Egypt: the long shadow of Mubarak and the role of the US

“Long live Egypt’s Supreme Council” — With Mubarak out of power and SCAF taking the reigns, what’s next for the country?
 Joseph Massad
28 Jul 2011
Egyptians have been protesting against the country’s military rulers continuing Mubarak-esque policies [EPA]

Many Egyptians are expressing concerns about the deployment by the ruling Egyptian Supreme Council of the Armed Forces (SCAF) of the very same political rhetoric previously employed by the Mubarak regime, despite the SCAF’s claim that it is maintaining “neutrality” between “popular” forces; a “neutrality” that it has failed to demonstrate on all fronts.

Indeed, Egyptians who want to transform their uprising into a veritable revolution have responded to the ruling SCAF by refining their definition of the identity of the armed forces. If the famous cry of the anti-Mubarak uprising enjoined the army to stand with the people against the regime, the current cry cleverly differentiates between the SCAF and the army, so that the army rank and file continue to be invoked by the revolutionaries as being on the side of the people – while the SCAF is presented as the political antagonist who seeks to maintain the Mubarak regime with some reforms, albeit without Mubarak.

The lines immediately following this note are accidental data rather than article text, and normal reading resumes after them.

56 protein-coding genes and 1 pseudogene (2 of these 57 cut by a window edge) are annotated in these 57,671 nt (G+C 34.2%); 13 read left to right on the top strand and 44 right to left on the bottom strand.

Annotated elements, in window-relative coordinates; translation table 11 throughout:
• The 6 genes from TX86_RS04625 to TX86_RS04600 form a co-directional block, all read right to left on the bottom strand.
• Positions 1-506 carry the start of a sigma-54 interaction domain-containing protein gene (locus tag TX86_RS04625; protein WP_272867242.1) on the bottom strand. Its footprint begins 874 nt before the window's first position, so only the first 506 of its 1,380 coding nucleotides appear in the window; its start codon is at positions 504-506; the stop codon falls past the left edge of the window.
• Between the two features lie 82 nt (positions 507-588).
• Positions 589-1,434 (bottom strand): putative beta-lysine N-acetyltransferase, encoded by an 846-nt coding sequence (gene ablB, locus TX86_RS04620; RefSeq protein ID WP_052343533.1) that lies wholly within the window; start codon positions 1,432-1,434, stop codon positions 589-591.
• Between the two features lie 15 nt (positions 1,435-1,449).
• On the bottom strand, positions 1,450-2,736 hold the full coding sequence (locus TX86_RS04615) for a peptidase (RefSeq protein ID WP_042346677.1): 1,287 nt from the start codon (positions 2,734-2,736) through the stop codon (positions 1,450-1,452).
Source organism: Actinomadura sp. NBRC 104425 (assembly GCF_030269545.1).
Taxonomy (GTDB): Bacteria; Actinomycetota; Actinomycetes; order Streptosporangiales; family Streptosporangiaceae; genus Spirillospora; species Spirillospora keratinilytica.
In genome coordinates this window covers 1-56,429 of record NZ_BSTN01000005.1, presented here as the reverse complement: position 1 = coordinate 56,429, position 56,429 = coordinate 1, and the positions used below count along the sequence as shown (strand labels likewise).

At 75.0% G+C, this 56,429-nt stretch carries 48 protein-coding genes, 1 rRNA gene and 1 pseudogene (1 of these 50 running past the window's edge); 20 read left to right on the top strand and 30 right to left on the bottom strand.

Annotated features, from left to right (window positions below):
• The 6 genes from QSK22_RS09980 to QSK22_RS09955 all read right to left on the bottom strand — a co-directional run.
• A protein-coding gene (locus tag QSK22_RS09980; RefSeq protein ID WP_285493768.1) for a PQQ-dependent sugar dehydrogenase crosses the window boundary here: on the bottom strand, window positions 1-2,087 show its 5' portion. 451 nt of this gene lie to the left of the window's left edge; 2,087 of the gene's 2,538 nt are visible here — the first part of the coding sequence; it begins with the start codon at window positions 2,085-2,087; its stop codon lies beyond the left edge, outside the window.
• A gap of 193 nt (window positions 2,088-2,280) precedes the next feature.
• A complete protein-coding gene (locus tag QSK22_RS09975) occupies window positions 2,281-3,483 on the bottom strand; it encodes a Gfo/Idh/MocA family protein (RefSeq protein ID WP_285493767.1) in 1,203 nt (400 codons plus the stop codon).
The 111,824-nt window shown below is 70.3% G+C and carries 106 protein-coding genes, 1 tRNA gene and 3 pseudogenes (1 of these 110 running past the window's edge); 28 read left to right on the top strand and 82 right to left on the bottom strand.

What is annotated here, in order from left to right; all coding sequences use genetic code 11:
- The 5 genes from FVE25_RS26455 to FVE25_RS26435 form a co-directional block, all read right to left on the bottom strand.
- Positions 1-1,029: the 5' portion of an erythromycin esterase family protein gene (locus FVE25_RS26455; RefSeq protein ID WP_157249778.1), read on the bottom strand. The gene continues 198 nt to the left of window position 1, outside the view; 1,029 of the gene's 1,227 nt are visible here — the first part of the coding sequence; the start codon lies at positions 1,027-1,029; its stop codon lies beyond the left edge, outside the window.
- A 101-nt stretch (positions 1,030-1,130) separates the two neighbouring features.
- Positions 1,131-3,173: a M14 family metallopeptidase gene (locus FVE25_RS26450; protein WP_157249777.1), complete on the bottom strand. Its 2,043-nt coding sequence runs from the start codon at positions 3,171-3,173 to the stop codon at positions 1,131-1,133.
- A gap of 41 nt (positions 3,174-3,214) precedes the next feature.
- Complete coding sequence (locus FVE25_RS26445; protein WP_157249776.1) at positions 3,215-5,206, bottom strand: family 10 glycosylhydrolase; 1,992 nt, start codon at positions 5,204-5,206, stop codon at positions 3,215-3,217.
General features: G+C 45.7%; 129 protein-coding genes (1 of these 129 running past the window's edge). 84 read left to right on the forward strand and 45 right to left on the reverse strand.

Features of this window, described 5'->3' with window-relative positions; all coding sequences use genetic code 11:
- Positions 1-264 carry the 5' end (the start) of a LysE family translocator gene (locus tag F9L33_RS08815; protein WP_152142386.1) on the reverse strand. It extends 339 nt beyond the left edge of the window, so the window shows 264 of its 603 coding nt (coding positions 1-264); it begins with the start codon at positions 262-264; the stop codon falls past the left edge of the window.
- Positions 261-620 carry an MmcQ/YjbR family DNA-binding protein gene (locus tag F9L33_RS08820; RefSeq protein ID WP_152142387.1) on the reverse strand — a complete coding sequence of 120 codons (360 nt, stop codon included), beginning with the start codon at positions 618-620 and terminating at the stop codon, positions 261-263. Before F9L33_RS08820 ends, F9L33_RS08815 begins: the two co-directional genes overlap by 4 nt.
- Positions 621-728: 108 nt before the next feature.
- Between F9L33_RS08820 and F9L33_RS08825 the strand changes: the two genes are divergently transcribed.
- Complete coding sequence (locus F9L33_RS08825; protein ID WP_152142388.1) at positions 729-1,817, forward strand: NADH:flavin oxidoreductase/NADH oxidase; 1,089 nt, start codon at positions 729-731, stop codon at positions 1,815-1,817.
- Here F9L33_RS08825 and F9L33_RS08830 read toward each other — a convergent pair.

The army and the revolution

Schisms between the “army” and the revolutionaries started even before the fall of Mubarak, when demonstrations were infiltrated by army soldiers who, we were told, were unknown people, most probably Mubarak state security goons, who allegedly “stole” and donned army uniforms. Evidence of military arrests and torture of demonstrators, including reported stories of “virginity” tests performed on arrested women demonstrators, were later confirmed by military officers. Moreover, Egyptian demonstrators are demanding that all people arrested since the uprising be tried in civilian rather than military courts – and that the continued use of torture by the army be immediately stopped. Continue reading